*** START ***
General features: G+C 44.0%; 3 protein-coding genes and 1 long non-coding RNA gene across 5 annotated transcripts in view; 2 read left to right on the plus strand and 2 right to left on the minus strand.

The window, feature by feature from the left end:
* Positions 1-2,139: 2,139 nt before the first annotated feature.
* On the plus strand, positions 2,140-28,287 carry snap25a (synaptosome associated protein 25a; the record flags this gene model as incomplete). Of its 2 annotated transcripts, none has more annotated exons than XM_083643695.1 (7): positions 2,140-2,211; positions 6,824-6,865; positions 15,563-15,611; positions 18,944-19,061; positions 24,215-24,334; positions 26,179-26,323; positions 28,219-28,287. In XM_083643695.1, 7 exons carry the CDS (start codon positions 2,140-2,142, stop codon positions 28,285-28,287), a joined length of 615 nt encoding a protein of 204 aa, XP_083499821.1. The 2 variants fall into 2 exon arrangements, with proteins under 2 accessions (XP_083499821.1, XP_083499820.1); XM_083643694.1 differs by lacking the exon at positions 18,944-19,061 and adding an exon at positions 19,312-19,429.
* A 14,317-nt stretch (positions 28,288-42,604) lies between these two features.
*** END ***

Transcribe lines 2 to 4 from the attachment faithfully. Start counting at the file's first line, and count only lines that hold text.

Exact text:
The window, feature by feature from the left end:
* Positions 1-2,139: 2,139 nt before the first annotated feature.
* On the plus strand, positions 2,140-28,287 carry snap25a (synaptosome associated protein 25a; the record flags this gene model as incomplete). Of its 2 annotated transcripts, none has more annotated exons than XM_083643695.1 (7): positions 2,140-2,211; positions 6,824-6,865; positions 15,563-15,611; positions 18,944-19,061; positions 24,215-24,334; positions 26,179-26,323; positions 28,219-28,287. In XM_083643695.1, 7 exons carry the CDS (start codon positions 2,140-2,142, stop codon positions 28,285-28,287), a joined length of 615 nt encoding a protein of 204 aa, XP_083499821.1. The 2 variants fall into 2 exon arrangements, with proteins under 2 accessions (XP_083499821.1, XP_083499820.1); XM_083643694.1 differs by lacking the exon at positions 18,944-19,061 and adding an exon at positions 19,312-19,429.